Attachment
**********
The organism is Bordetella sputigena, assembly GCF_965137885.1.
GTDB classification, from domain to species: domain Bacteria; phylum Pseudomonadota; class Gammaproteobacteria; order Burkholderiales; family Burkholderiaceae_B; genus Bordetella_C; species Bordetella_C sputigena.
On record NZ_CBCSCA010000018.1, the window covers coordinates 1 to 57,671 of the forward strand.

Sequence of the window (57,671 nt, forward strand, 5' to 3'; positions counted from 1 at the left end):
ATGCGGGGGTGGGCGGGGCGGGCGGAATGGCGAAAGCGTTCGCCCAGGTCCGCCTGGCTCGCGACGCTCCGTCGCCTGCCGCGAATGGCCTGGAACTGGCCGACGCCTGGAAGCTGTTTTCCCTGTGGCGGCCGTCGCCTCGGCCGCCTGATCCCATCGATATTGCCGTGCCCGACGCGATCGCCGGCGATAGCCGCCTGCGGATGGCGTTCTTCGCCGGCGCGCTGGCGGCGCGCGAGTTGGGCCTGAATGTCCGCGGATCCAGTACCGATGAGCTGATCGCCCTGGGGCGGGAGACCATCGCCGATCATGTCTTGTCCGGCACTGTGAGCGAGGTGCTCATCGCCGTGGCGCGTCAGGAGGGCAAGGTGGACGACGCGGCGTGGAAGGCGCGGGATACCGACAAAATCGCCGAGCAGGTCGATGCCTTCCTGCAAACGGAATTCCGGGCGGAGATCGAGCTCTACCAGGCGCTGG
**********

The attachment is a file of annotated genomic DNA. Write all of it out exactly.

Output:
The organism is Bordetella sputigena, assembly GCF_965137885.1.
GTDB classification, from domain to species: domain Bacteria; phylum Pseudomonadota; class Gammaproteobacteria; order Burkholderiales; family Burkholderiaceae_B; genus Bordetella_C; species Bordetella_C sputigena.
On record NZ_CBCSCA010000018.1, the window covers coordinates 1 to 57,671 of the forward strand.

Sequence of the window (57,671 nt, forward strand, 5' to 3'; positions counted from 1 at the left end):
ATGCGGGGGTGGGCGGGGCGGGCGGAATGGCGAAAGCGTTCGCCCAGGTCCGCCTGGCTCGCGACGCTCCGTCGCCTGCCGCGAATGGCCTGGAACTGGCCGACGCCTGGAAGCTGTTTTCCCTGTGGCGGCCGTCGCCTCGGCCGCCTGATCCCATCGATATTGCCGTGCCCGACGCGATCGCCGGCGATAGCCGCCTGCGGATGGCGTTCTTCGCCGGCGCGCTGGCGGCGCGCGAGTTGGGCCTGAATGTCCGCGGATCCAGTACCGATGAGCTGATCGCCCTGGGGCGGGAGACCATCGCCGATCATGTCTTGTCCGGCACTGTGAGCGAGGTGCTCATCGCCGTGGCGCGTCAGGAGGGCAAGGTGGACGACGCGGCGTGGAAGGCGCGGGATACCGACAAAATCGCCGAGCAGGTCGATGCCTTCCTGCAAACGGAATTCCGGGCGGAGATCGAGCTCTACCAGGCGCTGG